As rancorous debates over Confederate symbols continue, Robert Bonner explores how the rebel flag gained its enormous power to inspire and repel. In the process, he shows how the Confederacy sustained itself for as long as it did by cultivating the allegiances of countless ordinary citizens. Bonner also comments more broadly on flag passions--those intense emotional reactions to waving pieces of cloth that inflame patriots to kill and die.
"Colors and Blood" depicts a pervasive flag culture that set the emotional tone of the Civil War in the Union as well as the Confederacy. Northerners and southerners alike devoted incredible energy to flags, but the Confederate project was unique in creating a set of national symbols from scratch. In describing the activities of white southerners who designed, sewed, celebrated, sang about, and bled for their new country's most visible symbols, the book charts the emergence of Confederate nationalism. Theatrical flag performances that cast secession in a melodramatic mode both amplified and contained patriotic emotions, contributing to a flag-centered popular patriotism that motivated true believers to defy and sacrifice. This wartime flag culture nourished Confederate nationalism for four years, but flags' martial associations ultimately eclipsed their expression of political independence. After 1865, conquered banners evoked valor and heroism while obscuring the ideology of a slaveholders' rebellion, and white southerners recast the totems of Confederate nationalism as relics of the Lost Cause.
At the heart of this story is the tremendous capacity of bloodshed to infuse symbols with emotional power. Confederate flag culture, black southerners' charged relationship to the Stars and Stripes, contemporary efforts to banish the Southern Cross, and arguments over burning the Star Spangled Banner have this in common: all demonstrate Americans' passionate relationship with symbols that have been imaginatively soaked in blood.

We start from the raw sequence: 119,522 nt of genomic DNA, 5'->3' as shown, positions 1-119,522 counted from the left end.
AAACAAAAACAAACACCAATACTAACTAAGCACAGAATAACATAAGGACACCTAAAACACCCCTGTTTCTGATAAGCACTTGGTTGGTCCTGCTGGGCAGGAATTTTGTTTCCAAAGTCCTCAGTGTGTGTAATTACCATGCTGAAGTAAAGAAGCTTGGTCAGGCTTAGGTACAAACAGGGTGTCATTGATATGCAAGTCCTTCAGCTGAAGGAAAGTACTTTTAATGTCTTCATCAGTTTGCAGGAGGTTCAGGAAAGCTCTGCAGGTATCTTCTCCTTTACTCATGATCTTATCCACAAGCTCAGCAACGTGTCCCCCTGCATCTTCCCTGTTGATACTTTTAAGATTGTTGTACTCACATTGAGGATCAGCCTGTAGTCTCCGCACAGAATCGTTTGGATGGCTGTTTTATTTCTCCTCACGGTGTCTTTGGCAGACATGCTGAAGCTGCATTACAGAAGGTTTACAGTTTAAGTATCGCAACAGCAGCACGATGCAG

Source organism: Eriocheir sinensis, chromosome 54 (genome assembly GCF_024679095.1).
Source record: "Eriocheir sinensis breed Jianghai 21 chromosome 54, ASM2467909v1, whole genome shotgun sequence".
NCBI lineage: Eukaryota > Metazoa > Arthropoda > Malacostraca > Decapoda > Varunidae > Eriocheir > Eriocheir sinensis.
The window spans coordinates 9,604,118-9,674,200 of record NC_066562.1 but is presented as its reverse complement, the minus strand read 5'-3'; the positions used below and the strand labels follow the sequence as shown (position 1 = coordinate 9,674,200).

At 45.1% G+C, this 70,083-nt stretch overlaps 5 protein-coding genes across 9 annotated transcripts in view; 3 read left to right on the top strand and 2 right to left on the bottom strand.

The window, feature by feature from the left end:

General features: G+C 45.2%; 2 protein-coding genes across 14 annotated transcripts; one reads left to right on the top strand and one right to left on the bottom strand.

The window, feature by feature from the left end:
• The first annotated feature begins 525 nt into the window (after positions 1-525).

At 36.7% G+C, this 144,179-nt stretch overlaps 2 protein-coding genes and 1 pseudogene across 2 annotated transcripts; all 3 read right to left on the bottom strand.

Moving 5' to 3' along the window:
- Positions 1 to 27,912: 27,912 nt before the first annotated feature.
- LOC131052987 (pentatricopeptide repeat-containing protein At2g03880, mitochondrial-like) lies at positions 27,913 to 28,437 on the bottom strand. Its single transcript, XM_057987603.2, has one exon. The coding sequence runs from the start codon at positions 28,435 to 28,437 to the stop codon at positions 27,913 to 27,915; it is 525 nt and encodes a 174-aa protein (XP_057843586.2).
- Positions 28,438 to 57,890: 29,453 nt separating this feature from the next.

One of Choice's Outstanding Academic Titles for 2003 "Colors & Blood represents the best of recent Civil War scholarship applied to a topic of the widest recent interest... Most impressive is [Bonner's] excavation of the place of flags in everyday life and thought... Colors & Blood not only provides insight into the development of the Southern Cross, one of the most controversial images in contemporary America, and into the structure and values of the Confederacy, it also illuminates lasting intersectional understandings of flags in the United States."--Thomas J. Brown, Georgia Historical Quarterly "Thought-provoking... It will appeal to all those who have an interest in flags or the Confederacy, and to those who seek a clearer understanding of the roots of today's Confederate flag controversy."--Richard Sauers, Civil War News "Bonner's outstanding research and analysis provide hope for those who still feel that first-rate scholarship might inform, contextualize, and transcend contemporary historically charged and emotionally passionate polemics. An outstanding work."--Choice "A timely, thorough, and highly sophisticated discussion of the origins, context, and significance of the flag(s) of the Confederacy. Colors and Blood represents quite an achievement... [F]or those who want to understand why the symbols of the Confederate South remained so powerful in the New South, Bonner's close reading of rebel iconography is just what we have waited for."--W. Scott Poole, H-Net Reviews "The book is much more than a history of Confederates and their flags. It is a study of myth-making and symbolism, an interpretation of collective emotion, a meditation on war and violence, and, lastly, a judicious commentary on historical memory and contemporary flag culture... This is a fantastic accomplishment."--Paul Christopher Anderson, American Nineteenth Century History "By using the flag as an organizing principle for the study of the complexities of Confederate nationalism, Bonner has written a book that is useful for scholars, appealing to students, and of interest to the general public as well."--Anne Sarah Rubin, Virginia Magazine of History and Biography